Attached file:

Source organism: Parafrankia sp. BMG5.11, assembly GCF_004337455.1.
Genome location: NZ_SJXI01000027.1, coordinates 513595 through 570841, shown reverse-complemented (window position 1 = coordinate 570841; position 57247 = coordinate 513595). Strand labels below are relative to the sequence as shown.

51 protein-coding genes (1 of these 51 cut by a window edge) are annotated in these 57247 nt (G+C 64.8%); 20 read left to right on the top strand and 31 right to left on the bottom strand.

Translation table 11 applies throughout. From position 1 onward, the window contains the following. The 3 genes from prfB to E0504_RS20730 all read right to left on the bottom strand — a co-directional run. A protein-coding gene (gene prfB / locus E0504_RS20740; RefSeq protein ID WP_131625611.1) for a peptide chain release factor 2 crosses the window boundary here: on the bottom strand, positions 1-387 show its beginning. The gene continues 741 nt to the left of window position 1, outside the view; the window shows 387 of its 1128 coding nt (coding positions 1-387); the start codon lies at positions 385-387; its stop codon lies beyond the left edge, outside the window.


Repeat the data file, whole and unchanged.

Source organism: Parafrankia sp. BMG5.11, assembly GCF_004337455.1.
Genome location: NZ_SJXI01000027.1, coordinates 513595 through 570841, shown reverse-complemented (window position 1 = coordinate 570841; position 57247 = coordinate 513595). Strand labels below are relative to the sequence as shown.

51 protein-coding genes (1 of these 51 cut by a window edge) are annotated in these 57247 nt (G+C 64.8%); 20 read left to right on the top strand and 31 right to left on the bottom strand.

Translation table 11 applies throughout. From position 1 onward, the window contains the following. The 3 genes from prfB to E0504_RS20730 all read right to left on the bottom strand — a co-directional run. A protein-coding gene (gene prfB / locus E0504_RS20740; RefSeq protein ID WP_131625611.1) for a peptide chain release factor 2 crosses the window boundary here: on the bottom strand, positions 1-387 show its beginning. The gene continues 741 nt to the left of window position 1, outside the view; the window shows 387 of its 1128 coding nt (coding positions 1-387); the start codon lies at positions 385-387; its stop codon lies beyond the left edge, outside the window.